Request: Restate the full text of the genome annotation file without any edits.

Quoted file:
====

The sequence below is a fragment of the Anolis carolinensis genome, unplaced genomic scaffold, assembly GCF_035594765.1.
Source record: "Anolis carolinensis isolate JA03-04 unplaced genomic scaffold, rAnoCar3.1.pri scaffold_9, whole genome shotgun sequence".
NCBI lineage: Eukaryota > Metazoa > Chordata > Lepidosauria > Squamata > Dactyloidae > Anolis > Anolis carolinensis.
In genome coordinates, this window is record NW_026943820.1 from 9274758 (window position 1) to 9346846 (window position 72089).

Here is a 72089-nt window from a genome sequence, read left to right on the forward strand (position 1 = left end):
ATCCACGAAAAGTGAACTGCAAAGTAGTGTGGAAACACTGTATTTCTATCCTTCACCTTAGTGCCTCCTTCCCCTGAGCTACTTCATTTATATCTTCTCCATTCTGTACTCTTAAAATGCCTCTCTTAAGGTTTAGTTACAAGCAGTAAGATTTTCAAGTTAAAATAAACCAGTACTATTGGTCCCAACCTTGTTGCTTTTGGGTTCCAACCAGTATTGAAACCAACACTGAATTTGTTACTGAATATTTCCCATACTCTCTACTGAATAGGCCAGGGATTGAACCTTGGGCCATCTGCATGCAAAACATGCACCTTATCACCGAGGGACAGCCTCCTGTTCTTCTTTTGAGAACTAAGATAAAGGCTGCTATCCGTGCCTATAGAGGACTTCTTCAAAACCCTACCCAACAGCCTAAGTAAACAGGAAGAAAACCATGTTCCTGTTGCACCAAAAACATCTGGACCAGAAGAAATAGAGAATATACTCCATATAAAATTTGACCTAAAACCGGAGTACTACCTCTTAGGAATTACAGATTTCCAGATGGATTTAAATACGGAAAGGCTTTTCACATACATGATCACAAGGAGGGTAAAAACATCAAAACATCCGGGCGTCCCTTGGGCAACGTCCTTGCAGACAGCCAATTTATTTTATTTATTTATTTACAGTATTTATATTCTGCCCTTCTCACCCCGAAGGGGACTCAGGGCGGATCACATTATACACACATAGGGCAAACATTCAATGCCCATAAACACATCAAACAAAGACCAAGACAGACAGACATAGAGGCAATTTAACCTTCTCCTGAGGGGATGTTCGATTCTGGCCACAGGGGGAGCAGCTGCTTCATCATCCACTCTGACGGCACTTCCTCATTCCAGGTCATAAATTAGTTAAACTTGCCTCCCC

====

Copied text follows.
The sequence below is a fragment of the Anolis carolinensis genome, unplaced genomic scaffold, assembly GCF_035594765.1.
Source record: "Anolis carolinensis isolate JA03-04 unplaced genomic scaffold, rAnoCar3.1.pri scaffold_9, whole genome shotgun sequence".
NCBI lineage: Eukaryota > Metazoa > Chordata > Lepidosauria > Squamata > Dactyloidae > Anolis > Anolis carolinensis.
In genome coordinates, this window is record NW_026943820.1 from 9274758 (window position 1) to 9346846 (window position 72089).

Here is a 72089-nt window from a genome sequence, read left to right on the forward strand (position 1 = left end):
ATCCACGAAAAGTGAACTGCAAAGTAGTGTGGAAACACTGTATTTCTATCCTTCACCTTAGTGCCTCCTTCCCCTGAGCTACTTCATTTATATCTTCTCCATTCTGTACTCTTAAAATGCCTCTCTTAAGGTTTAGTTACAAGCAGTAAGATTTTCAAGTTAAAATAAACCAGTACTATTGGTCCCAACCTTGTTGCTTTTGGGTTCCAACCAGTATTGAAACCAACACTGAATTTGTTACTGAATATTTCCCATACTCTCTACTGAATAGGCCAGGGATTGAACCTTGGGCCATCTGCATGCAAAACATGCACCTTATCACCGAGGGACAGCCTCCTGTTCTTCTTTTGAGAACTAAGATAAAGGCTGCTATCCGTGCCTATAGAGGACTTCTTCAAAACCCTACCCAACAGCCTAAGTAAACAGGAAGAAAACCATGTTCCTGTTGCACCAAAAACATCTGGACCAGAAGAAATAGAGAATATACTCCATATAAAATTTGACCTAAAACCGGAGTACTACCTCTTAGGAATTACAGATTTCCAGATGGATTTAAATACGGAAAGGCTTTTCACATACATGATCACAAGGAGGGTAAAAACATCAAAACATCCGGGCGTCCCTTGGGCAACGTCCTTGCAGACAGCCAATTTATTTTATTTATTTATTTACAGTATTTATATTCTGCCCTTCTCACCCCGAAGGGGACTCAGGGCGGATCACATTATACACACATAGGGCAAACATTCAATGCCCATAAACACATCAAACAAAGACCAAGACAGACAGACATAGAGGCAATTTAACCTTCTCCTGAGGGGATGTTCGATTCTGGCCACAGGGGGAGCAGCTGCTTCATCATCCACTCTGACGGCACTTCCTCATTCCAGGTCATAAATTAGTTAAACTTGCCTCCCC